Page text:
This is the 27th day of spring, and yet in Park Rapids, it doesn’t feel that way. People who planted flowers and vegetables when the weather was nice last week are now kicking themselves for their naive optimism. Snow when it is supposed to be warm is expected in autumn, but we were looking forward to more “spring-like” weather.
On a day like today, it seems fitting to quote a proverb from the wisest man ever to walk the earth, inspired by He who is Wisdom. The proverb is Proverb 26:1, which says: “As snow in summer, and as rain in harvest, so honour is not seemly for a fool.” Proverbs has several categories of people, such as the scorner, the simple, the wicked, the righteous, and the wise and the fool. This proverb tells us that honor does not belong to a fool. One should never heap praise on someone for their foolishness, nor give rewards to foolish acts. It doesn’t belong. We love when an Olympic athlete that has honed her skill performs perfectly. She deserves a gold. Someone who is out of shape and merely lumbers around a track or rolls around a gymnasts mat doesn’t deserve a gold medal.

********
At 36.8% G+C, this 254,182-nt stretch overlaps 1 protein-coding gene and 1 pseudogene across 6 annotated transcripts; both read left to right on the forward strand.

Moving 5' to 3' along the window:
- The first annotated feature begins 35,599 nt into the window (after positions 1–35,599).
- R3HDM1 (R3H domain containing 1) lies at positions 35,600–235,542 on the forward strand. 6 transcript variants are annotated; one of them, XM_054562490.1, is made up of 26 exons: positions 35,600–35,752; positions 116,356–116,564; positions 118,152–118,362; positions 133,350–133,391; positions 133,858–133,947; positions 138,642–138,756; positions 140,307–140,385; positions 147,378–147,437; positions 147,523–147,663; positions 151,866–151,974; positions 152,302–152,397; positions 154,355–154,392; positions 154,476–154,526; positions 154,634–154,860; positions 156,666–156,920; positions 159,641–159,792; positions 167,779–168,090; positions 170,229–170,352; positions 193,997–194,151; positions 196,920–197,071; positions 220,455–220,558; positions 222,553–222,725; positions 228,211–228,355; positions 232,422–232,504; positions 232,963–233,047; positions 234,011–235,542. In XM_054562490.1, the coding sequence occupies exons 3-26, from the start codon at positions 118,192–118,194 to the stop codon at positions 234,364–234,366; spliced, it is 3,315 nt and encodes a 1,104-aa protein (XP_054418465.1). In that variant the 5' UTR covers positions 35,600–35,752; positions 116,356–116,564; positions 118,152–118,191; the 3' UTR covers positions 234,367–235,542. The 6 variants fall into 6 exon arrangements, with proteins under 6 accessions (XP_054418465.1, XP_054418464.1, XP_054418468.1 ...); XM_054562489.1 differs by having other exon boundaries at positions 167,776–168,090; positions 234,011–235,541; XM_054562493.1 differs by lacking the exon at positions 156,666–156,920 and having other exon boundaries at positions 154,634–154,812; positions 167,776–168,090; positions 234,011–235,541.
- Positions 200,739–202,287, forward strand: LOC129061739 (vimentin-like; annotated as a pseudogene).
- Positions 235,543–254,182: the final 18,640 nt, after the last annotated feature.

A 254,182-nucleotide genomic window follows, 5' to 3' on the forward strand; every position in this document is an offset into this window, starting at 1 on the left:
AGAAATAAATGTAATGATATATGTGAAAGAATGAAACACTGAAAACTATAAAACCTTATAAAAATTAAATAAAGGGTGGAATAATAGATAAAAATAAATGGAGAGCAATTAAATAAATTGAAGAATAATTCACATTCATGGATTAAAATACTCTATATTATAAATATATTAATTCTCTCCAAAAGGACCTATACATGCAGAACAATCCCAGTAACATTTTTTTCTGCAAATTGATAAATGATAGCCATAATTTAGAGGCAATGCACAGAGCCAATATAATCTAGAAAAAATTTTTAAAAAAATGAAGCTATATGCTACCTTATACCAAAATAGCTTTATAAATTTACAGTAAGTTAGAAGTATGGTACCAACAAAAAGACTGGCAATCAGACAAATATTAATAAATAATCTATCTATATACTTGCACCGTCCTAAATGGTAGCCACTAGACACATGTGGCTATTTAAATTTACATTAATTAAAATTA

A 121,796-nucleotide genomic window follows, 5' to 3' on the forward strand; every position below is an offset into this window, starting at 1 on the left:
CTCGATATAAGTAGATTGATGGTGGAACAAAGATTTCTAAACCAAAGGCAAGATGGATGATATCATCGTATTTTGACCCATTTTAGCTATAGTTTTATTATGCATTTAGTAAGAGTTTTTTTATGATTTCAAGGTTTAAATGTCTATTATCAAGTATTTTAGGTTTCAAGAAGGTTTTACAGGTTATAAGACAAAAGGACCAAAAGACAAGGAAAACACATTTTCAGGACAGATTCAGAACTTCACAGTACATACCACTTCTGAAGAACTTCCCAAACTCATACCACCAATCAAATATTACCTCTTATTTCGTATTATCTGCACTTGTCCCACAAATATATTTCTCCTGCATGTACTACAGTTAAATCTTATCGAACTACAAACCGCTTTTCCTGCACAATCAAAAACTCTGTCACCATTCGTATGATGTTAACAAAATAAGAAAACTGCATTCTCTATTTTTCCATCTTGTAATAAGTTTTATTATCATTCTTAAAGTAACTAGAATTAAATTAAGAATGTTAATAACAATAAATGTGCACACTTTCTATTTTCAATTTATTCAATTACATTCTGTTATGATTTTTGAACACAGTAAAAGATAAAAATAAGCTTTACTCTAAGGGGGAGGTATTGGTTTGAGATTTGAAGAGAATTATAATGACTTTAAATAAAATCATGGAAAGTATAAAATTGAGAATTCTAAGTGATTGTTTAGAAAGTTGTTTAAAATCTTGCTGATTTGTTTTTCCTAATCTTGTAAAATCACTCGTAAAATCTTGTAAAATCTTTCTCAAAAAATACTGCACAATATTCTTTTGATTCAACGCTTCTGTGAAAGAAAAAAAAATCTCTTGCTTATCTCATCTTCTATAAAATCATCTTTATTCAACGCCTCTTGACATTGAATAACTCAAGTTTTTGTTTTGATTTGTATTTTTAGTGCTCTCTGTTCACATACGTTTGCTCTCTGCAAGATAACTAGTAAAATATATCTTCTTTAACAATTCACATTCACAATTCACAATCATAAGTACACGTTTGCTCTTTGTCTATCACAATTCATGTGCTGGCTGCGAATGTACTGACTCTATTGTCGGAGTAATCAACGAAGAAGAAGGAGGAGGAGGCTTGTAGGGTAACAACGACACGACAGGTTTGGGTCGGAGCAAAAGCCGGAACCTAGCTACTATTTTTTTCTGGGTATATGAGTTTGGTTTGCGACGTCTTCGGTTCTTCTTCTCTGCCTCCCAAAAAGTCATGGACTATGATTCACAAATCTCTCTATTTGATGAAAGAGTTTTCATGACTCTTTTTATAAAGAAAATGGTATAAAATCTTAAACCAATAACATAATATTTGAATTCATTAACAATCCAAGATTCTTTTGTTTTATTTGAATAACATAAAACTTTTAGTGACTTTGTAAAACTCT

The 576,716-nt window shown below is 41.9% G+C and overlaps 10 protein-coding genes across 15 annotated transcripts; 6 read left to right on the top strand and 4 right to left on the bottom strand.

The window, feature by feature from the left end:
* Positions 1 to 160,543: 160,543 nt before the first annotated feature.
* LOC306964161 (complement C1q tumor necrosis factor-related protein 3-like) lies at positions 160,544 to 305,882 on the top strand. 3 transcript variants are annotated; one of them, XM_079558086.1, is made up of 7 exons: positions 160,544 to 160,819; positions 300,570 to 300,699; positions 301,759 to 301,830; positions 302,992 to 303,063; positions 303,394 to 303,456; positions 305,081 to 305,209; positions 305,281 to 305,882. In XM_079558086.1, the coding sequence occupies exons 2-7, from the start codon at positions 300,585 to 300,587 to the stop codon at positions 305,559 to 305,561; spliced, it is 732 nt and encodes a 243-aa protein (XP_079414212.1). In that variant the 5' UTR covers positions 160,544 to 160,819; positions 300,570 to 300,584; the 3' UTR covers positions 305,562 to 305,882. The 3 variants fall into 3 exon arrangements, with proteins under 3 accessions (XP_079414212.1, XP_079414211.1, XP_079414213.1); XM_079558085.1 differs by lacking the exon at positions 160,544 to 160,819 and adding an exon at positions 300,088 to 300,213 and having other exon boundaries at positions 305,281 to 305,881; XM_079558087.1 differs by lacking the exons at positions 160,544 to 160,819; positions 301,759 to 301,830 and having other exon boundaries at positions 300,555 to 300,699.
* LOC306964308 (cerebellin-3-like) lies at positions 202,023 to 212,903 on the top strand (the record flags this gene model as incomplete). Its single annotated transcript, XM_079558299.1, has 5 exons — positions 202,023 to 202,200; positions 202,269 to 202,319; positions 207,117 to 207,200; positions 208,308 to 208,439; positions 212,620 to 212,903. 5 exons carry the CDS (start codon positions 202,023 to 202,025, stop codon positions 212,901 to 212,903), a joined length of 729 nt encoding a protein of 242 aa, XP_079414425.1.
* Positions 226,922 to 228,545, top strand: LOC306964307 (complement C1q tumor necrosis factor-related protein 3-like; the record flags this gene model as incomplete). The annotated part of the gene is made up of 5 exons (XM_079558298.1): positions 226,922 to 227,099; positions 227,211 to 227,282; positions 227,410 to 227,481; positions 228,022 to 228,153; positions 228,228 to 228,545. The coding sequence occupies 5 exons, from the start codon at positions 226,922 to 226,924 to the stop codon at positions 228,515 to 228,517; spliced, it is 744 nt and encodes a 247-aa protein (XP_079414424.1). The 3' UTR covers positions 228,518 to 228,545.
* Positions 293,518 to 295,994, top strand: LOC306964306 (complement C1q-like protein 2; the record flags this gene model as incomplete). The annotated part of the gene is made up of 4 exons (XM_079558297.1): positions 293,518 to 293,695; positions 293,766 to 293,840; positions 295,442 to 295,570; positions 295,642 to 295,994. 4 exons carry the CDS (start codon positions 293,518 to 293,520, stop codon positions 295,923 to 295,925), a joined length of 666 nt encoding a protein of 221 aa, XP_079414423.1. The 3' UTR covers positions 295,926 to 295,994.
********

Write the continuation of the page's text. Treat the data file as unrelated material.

Giving honor to a fool is as out of place as snow in summer. Now, I know that it is not summer in Park Rapids right now, but this snow was unexpected. However, instead of grumbling and complaining, we ought to see the lessons that God is trying to teach us. Ask yourself these questions: How do we honor foolishness in our lives, or in the lives of others? Do you congratulate yourself on a prideful spirit or an angry response? When you make a bad choice, do you reward yourself with another bad choice? Do you have a friend who acting like a fool, yet you refuse to tell him or her about it?
God gives us instruction in His Word because He knows best how people and the world works. God wants us to be wise in our dealing with ourselves and others, and to reward righteousness. Giving honor to a fool makes as much sense as snow in summer or rain during the harvest-time. It messes up what is supposed to be.
Just like snow on April 16th.